So…parenting like a primate. I am a parent. I am also a primate, as are you. A primate I mean, not necessarily a parent. Although I can be fairly certain in assuming that you have parents. You have, or had, a mother who birthed you, and probably raised you, with various degrees of help. You have a father who contributed 50% of your genetic share, and perhaps much of your parental care as well.
This may not sound special to you. You share it with every other human on the planet, and with other primates, and mammals in general. But it actually is kind of special when you look at life as a whole. And if you think about you, compared with every other creature that lives or has lived on earth, you can get to asking (and I certainly do) how much do we share with other primates, with other mammals, with birds, insects, fungi, bacteria? We’re used to thinking of humans as the dominant life form on earth, but that’s a fairly narrow view. Two of the three domains of life (Archea and Bacteria) are single-cellular, and reproduce through cloning, totally bypassing the idea of mother-and-father. And lots of animals (think insects) have parents, but not parents who hang around to offer a lot of support and nurturing.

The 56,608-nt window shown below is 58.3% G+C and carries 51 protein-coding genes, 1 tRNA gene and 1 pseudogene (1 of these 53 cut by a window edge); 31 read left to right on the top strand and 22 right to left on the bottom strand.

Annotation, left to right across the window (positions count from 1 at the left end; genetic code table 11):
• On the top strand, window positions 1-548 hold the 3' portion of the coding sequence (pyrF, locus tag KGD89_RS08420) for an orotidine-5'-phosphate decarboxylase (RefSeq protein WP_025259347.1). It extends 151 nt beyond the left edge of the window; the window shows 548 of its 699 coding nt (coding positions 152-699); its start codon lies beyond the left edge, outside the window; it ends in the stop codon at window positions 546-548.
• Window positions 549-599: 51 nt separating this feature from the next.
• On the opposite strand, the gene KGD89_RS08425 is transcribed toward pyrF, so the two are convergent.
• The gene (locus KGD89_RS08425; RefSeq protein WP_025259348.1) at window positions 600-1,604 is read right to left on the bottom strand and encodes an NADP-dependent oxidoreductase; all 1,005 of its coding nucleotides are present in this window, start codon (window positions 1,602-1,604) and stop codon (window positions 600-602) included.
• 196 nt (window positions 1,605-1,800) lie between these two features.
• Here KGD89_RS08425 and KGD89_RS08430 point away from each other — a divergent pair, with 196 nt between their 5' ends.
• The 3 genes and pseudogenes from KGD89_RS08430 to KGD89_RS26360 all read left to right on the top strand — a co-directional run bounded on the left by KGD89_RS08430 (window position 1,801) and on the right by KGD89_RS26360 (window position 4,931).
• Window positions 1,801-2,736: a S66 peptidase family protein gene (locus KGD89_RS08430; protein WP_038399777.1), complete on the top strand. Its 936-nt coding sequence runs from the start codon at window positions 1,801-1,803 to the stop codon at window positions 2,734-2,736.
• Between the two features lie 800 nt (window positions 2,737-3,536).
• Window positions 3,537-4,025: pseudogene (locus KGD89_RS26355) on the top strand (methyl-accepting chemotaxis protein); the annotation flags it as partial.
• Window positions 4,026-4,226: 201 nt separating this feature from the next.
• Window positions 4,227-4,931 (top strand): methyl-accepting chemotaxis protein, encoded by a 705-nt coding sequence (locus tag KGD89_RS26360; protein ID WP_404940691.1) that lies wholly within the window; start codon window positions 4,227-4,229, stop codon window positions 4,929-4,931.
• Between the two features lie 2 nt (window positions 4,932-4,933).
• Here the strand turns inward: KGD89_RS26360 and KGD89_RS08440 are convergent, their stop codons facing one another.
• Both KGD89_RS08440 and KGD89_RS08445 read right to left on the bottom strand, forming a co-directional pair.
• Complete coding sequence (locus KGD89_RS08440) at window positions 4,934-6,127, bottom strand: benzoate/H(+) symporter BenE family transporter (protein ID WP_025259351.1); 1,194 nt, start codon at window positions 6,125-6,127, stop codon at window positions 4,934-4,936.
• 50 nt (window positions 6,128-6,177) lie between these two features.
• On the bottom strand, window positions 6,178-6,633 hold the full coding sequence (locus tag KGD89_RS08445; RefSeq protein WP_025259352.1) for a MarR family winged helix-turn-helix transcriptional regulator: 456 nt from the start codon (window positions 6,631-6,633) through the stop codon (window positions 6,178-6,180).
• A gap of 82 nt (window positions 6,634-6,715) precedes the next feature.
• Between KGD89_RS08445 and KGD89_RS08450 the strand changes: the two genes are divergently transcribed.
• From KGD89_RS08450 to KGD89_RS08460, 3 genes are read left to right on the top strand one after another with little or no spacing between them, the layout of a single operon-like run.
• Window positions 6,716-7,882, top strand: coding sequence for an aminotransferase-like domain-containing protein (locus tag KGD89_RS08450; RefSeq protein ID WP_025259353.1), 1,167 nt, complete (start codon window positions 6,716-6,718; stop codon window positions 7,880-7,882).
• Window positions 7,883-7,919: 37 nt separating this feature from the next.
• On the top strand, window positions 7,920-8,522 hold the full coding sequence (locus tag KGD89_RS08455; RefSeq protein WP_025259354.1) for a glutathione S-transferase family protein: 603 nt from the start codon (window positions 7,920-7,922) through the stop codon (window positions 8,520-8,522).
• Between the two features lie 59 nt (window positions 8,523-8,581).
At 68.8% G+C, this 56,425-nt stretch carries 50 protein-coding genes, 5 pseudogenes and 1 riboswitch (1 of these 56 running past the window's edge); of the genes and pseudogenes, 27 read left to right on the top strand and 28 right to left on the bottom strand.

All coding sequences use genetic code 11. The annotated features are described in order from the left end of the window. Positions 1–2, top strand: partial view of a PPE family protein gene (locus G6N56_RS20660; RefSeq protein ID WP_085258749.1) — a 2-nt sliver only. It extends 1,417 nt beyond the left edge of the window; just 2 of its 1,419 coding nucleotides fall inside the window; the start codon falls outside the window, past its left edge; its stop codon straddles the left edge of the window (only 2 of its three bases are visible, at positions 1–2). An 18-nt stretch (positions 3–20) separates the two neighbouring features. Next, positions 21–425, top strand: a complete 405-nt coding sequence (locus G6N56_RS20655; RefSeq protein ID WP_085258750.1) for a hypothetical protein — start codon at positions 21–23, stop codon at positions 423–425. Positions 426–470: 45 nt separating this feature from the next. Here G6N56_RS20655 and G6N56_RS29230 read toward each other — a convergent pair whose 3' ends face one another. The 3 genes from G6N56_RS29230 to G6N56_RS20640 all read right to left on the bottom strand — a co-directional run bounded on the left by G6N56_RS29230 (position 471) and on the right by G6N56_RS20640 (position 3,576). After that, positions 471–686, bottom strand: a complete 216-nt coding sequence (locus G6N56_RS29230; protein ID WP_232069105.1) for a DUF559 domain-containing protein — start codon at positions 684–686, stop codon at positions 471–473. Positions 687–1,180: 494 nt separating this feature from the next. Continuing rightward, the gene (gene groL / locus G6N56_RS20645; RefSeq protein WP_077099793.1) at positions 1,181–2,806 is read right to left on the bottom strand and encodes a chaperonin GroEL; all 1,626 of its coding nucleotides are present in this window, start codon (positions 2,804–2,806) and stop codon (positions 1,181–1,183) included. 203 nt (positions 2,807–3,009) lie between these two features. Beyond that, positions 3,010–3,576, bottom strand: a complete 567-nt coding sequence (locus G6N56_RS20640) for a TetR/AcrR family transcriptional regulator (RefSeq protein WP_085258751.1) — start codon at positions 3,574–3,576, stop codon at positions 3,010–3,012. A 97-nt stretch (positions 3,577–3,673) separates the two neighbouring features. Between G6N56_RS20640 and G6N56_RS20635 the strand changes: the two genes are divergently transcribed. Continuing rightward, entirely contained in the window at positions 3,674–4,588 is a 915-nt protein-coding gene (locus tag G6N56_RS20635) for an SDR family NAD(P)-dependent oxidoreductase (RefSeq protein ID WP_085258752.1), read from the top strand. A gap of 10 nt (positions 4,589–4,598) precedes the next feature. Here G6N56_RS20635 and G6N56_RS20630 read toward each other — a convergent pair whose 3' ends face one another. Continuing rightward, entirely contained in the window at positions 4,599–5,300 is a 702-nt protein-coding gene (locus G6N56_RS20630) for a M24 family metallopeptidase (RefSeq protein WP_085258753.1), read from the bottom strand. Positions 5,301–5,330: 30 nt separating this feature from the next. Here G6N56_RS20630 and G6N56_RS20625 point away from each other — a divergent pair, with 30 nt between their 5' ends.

I am not an expert in parenting. I have three children, and make it up as I go. I am not a scientific expert, although my degree is in biology. Most of my career has been as a high school biology teacher, and so if I am “expert” in anything it is in understanding broad themes in biology and making them applicable to everyday life, to the things normal people care about. The purpose of this blog is to try to understand parenting, and mothering more specifically, from a biological perspective, mainly through the lens of evolution. How much do we have mothering “instincts,” and how much of our mothering skills are learned, transmitted from our own mothers, or mothers around us? Are you and me baby ain’t nothin’ but mammals (sorry), or are humans in their own distinct categories as parents? I’m relying on personal anecdotes, and using research where possible and applicable, and inevitably asking many more questions than I’m answering.
Picture from http://www.chimpanzeefacts.org/